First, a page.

Saturday, November 21, 2009

"Weavers" at Wesley Theological, 2009

What might we see, how might we act, if we saw with a webbed vision?"

Catherine Keller, "From a Broken Web"

"What is the new mythology to be, the mythology
of this unified earth as of one harmonious being?"

Joseph Campbell

"Weaver's" is installed in the staircase entryway at Wesley. As I worked, the "story" of this progression of hands became clearer to me. It is dedicated to the ongoing collaboration of the community of the Luce Center - for me, it is also a new “telling” of the Spider Woman, the weaver deity found throughout Native American mythology.

"It’s said that all stories
originate in the mind
of Spider Woman."

The "Hand and Eye" is the hand of the Divine, from which all inspirations come. Because it's also about the evolution of the arts center at Wesley, the first pair of hands belong to Cathy Kapikian, who retired this year after founding the program more than 25 years ago.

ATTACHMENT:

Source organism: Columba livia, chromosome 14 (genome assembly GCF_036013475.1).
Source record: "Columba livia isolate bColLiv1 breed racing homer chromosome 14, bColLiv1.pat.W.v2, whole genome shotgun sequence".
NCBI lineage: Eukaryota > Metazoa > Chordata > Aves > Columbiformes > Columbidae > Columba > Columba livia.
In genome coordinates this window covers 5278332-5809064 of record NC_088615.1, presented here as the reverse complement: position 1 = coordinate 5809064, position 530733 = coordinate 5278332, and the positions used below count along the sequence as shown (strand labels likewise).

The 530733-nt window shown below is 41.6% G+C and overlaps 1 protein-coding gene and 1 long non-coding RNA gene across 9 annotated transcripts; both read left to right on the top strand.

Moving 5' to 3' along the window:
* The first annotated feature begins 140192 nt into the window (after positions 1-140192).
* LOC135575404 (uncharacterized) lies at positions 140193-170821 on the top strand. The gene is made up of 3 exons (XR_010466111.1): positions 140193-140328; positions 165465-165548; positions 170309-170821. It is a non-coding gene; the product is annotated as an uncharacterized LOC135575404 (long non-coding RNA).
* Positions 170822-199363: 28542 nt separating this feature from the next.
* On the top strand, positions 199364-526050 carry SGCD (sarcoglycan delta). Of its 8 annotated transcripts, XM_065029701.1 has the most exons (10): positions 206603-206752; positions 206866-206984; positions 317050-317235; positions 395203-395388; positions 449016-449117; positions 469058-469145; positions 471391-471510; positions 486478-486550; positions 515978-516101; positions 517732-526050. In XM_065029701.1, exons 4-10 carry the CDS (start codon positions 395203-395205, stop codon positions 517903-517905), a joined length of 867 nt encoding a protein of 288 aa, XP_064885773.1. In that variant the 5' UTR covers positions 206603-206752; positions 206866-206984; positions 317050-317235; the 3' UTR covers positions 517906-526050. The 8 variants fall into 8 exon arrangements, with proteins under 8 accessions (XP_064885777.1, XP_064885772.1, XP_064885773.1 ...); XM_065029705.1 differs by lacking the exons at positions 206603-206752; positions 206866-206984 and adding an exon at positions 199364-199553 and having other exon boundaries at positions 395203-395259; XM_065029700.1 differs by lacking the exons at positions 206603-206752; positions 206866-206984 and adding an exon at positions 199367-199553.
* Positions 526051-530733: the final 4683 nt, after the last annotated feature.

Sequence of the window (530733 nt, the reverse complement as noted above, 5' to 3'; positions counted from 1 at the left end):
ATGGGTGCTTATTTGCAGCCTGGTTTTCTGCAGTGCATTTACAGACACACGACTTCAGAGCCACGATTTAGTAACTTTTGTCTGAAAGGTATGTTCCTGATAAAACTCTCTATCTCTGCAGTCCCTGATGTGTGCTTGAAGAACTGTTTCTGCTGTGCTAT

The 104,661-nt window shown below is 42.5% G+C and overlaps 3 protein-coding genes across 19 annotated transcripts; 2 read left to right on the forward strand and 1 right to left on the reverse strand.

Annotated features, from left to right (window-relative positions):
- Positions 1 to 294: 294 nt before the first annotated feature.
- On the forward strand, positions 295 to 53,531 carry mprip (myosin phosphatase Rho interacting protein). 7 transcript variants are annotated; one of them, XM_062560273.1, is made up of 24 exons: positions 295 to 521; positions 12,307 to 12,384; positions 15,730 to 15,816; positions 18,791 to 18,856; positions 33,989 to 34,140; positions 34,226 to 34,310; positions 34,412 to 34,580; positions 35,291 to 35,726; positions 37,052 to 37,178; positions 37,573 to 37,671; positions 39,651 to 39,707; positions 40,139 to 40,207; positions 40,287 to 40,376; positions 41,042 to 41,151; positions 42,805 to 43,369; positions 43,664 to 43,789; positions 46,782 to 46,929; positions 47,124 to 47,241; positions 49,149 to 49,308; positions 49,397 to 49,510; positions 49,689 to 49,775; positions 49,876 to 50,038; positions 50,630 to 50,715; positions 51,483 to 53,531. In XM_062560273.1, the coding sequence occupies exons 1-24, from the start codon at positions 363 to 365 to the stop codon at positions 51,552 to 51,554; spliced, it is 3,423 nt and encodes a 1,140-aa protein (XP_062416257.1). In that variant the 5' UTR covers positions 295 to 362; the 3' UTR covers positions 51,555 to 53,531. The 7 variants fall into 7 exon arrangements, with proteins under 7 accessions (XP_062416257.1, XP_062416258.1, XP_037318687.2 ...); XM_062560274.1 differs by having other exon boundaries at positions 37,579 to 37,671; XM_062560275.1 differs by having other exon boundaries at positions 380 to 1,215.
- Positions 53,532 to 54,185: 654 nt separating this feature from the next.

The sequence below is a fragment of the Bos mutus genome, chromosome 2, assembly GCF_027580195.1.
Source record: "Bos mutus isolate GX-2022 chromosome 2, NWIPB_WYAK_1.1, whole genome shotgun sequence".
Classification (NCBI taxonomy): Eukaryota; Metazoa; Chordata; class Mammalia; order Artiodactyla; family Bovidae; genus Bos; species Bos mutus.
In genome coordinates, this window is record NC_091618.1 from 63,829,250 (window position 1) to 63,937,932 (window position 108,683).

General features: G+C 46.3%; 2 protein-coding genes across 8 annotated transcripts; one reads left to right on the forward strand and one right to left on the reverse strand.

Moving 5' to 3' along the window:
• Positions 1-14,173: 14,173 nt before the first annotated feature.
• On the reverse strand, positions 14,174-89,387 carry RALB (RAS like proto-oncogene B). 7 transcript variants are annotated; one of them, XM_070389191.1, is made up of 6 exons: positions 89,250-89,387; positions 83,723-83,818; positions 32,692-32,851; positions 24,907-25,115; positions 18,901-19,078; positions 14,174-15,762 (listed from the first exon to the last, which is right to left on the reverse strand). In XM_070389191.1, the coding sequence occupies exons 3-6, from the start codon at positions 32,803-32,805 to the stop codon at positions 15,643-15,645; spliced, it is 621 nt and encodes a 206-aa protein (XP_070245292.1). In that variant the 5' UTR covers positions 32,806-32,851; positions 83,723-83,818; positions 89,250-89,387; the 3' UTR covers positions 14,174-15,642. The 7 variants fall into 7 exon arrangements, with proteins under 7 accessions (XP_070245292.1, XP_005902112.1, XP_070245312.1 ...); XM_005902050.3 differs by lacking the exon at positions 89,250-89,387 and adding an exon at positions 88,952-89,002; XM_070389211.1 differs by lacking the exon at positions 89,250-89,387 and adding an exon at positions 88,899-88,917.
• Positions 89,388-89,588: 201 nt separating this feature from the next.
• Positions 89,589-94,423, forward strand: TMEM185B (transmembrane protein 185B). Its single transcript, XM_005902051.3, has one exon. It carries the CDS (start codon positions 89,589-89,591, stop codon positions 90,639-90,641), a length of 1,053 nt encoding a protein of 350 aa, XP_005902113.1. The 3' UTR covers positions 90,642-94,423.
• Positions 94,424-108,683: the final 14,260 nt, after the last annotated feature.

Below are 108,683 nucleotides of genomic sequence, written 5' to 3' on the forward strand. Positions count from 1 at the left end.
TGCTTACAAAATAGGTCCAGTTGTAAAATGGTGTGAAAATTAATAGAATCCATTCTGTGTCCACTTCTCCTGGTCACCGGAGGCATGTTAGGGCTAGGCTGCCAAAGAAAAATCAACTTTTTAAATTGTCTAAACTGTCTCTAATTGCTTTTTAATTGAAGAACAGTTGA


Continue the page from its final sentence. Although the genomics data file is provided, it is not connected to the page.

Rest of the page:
"The Seed Planter" seemed a fitting progression because all inceptions need visionary collaborators, people who find the means to "ground it into the soil."  Tiles are based on stories told me by those who volunteered their hands. Mr.Tortorici told me that his family came from a village famous for growing olives, and so I made an olive branch. Ms. Oden, who is the Dean, told me she missed the wild storms of her Great Plains homeland, and so I inscribed a storm on her panel.

Dr. Hopkins is an archaeologist who has spent years in the holy lands, so his panel has pottery shards. Mr. Soulen is a banjo player and a bee keeper, which is why I put a flower on the neck of his instrument. The harmonies of music, and honey, sweeten the mix.

Doug Purnell is a painter, providing the hands of the artist. Olaf, who is from Iceland (thus, the "Cod Shield") makes her art from fabric. And Amy Gray brought the Gardener's graceful hands, offering the "flowering" of an idea.

Finally, I included the hands of Colleen Nelson, who has been a community activist all of her life.